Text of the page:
Maybe part of the reason is it's going to be a duo gig - small, intimate. Just my good friend Mr. Martin Lennon on finger-lickin'-good-bluesy-folk-pickin' acoustic guitar and singing-related activities, with me sliding around on a fretless bass, mostly somewhere near a note that could - in the right circumstances (possibly free jazz) - be considered appropriate. Playing his songs, too. None of that stuff that people 'already know and are heartily sick to death of, but will get up on tables and dance/sing/grunt along to once sufficient alcohol has been consumed'. Not that any of Martin's songs are 12-and-a-half minute prog-folk epics, packed with time/key/underwear changes either (although given half the chance...). No, these are relatively 'simple' tunes, the majority of them medium-to-slow pace, with 4 chords or fewer - which probably provides the rest of the explanation for the onset of nerviness.

This isn't some faceless, play-by-numbers, (apologies for admitting it, but let's be honest, in the world of 'function-band' musical-whoredom, the band are often a great deal less than entirely engaged with the process,even if they successfully keep up the pretense - not to mention the rictus grins - and the audience remains ignorant), done-it-all-many-times-before corporate event - this is me promising to perform to the absolute best of my abilities, promoting the musical aspirations of a close friend, while playing music where mistakes/lapses of concentration/disharmonic note selections are going to stand out like a humorous-yet-non-clich├ęd-simile I haven't got the time to think of right now. But I might edit one in later.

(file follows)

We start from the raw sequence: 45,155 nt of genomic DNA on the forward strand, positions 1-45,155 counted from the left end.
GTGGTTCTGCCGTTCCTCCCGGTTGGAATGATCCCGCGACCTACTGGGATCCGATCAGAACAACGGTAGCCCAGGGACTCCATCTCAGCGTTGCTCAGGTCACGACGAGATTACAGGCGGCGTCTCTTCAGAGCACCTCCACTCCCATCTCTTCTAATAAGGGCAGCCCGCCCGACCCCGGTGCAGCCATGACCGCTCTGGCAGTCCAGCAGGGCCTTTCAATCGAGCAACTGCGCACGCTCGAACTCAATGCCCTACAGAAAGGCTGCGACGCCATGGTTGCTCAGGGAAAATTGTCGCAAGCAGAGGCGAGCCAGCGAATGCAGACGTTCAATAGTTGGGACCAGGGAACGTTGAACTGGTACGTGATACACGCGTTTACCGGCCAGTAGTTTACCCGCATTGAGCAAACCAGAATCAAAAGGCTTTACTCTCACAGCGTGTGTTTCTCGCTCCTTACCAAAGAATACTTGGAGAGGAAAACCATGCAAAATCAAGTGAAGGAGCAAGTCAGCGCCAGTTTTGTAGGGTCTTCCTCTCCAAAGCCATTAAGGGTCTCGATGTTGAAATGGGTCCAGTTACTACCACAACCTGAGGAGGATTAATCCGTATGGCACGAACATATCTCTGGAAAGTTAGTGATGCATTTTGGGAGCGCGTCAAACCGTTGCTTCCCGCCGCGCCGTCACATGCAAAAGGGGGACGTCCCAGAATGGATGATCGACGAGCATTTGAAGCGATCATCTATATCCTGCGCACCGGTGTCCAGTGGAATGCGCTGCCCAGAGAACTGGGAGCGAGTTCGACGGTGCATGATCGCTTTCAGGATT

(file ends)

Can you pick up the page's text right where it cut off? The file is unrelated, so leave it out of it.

There's absolutely nowhere to hide with this one. Performing fast, complex music in a band is far easier, once you've acquired sufficient technique to not be struggling physically. Bum notes can fly past and disappear, perhaps simply be obscured by everyone else's noise - or there's the old adage that if you make a mistake, "repeat it three times and they'll think you're a genius" (couldn't find a source for this - anyone? usually ascribed to Chuck Berry, I think??).

But when you switch to a more gentle, 'contemplative' mood, your part is 'exposed', (a swift "Titter ye not!" is, I believe, required to be inserted at this point - for anyone who doesn't understand that reference, click here, and a brief introduction to the world of Frankie Howerd shall be yours - a comedian who could render an audience helpless with laughter for half-an-hour without telling a single 'proper' joke. But I digress...), and you aren't trying to over-compensate for something with pointless 'note-cramming'; that is, in fact, a far trickier situation. Much more opportunity to do something unpleasant (however accidental) to spoil somebody else's carefully-crafted material, so it's not just my (supposed/alleged/pathetically craved?) musical reputation/self-image that would take a severe dunt.

Still, I'm really looking forward to this one. The nerves should prevent any latent complacency from manifesting itself. Well, that's the plan, anyway. Should be fine, as long as I'm not clenching too hard during the gig. 'Elegant simplicity'(!) is, I hope, what can be achieved, even after a long day of small-child-wrangling, then a mad dash by public transport which might get me to the venue with half-an-hour to spare. Which would be nice.

Life is always better with a soundcheck.

Cheers!

p.s. complete non-sequitur, but - what you get when you discuss ways of improving the dialogue in the first three 'Star Wars' films with your friends:

(from part III, "Revenge Of The Sith"
ANAKIN: I've just learned a terrible truth. I think Chancellor Palpatine is a Sith Lord.

MACE WINDU: A Sith Lord?

ANAKIN: Yes. The one we have been looking for.

MACE WINDU: How do you know this?

ANAKIN: He knows the ways of the Force. He has been trained to use the dark side.

MACE WINDU: Are you sure?

ANAKIN: Absolutely.

MACE WINDU: Enough is enough. I have had it with these motherf@@king Sith on this motherf@@king planet!

well, it made us laugh...